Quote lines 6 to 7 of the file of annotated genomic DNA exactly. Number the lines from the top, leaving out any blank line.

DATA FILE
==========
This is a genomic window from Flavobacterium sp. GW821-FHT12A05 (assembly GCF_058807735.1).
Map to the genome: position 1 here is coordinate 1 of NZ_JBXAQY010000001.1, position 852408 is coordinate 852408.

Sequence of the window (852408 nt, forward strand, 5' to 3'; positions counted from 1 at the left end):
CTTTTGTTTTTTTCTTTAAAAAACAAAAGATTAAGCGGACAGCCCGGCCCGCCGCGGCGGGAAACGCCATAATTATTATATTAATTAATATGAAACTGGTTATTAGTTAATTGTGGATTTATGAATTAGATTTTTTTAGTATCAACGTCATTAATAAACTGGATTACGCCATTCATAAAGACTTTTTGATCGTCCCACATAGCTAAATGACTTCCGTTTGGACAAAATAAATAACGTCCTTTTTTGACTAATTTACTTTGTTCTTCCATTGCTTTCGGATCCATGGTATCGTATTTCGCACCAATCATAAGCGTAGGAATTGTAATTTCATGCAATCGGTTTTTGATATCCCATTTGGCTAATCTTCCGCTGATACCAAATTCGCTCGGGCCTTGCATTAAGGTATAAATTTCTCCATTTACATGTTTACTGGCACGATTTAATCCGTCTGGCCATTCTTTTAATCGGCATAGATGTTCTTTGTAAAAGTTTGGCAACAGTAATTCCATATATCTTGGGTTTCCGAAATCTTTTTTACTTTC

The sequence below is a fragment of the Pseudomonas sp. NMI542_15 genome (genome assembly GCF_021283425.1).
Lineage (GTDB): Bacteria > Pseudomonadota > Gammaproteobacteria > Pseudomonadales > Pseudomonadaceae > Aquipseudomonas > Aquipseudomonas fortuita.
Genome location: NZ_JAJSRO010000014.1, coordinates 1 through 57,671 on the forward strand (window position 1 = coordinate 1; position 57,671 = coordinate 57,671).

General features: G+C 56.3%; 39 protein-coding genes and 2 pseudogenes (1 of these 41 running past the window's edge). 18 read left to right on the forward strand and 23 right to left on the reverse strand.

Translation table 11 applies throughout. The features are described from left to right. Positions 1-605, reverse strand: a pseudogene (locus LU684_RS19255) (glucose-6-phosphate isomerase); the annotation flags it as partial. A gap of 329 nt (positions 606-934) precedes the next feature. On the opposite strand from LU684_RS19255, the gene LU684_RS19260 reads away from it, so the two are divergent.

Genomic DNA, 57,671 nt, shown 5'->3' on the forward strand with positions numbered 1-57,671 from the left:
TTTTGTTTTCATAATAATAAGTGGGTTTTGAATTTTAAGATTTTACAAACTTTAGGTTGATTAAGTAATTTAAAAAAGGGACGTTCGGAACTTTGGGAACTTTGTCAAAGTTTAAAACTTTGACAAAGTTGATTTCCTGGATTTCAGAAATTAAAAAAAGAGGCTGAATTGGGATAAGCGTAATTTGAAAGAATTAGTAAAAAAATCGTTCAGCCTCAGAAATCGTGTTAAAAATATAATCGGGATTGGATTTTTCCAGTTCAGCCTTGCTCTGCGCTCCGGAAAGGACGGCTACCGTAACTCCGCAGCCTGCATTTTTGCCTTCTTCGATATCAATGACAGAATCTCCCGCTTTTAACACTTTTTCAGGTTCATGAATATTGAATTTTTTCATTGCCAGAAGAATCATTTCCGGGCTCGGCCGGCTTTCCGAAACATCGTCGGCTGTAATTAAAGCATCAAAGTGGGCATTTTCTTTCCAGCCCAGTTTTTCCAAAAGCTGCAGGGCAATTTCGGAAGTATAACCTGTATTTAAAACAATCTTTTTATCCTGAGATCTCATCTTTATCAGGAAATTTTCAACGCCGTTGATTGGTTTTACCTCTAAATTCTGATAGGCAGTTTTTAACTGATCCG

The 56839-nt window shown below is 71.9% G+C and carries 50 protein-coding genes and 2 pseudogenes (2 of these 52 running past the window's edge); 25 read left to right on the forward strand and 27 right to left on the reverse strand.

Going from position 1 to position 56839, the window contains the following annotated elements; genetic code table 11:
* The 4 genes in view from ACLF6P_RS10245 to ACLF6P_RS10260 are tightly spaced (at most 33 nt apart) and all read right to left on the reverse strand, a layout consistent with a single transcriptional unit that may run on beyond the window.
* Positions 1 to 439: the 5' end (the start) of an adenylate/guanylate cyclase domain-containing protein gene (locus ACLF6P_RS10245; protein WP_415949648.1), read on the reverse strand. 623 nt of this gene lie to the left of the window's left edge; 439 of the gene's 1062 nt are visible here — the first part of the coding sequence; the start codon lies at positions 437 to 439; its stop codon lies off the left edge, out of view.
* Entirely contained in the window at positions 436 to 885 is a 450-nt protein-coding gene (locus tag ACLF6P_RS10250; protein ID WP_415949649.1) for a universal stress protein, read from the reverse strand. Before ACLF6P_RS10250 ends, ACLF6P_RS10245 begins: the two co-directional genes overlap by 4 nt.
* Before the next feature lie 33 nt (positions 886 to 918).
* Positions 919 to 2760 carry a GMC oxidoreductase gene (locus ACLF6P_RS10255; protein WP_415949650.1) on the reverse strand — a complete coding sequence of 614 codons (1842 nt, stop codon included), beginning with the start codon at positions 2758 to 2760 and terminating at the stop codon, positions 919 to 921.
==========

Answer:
Lineage (GTDB): Bacteria > Pseudomonadota > Gammaproteobacteria > Pseudomonadales > Pseudomonadaceae > Aquipseudomonas > Aquipseudomonas fortuita.
Genome location: NZ_JAJSRO010000014.1, coordinates 1 through 57,671 on the forward strand (window position 1 = coordinate 1; position 57,671 = coordinate 57,671).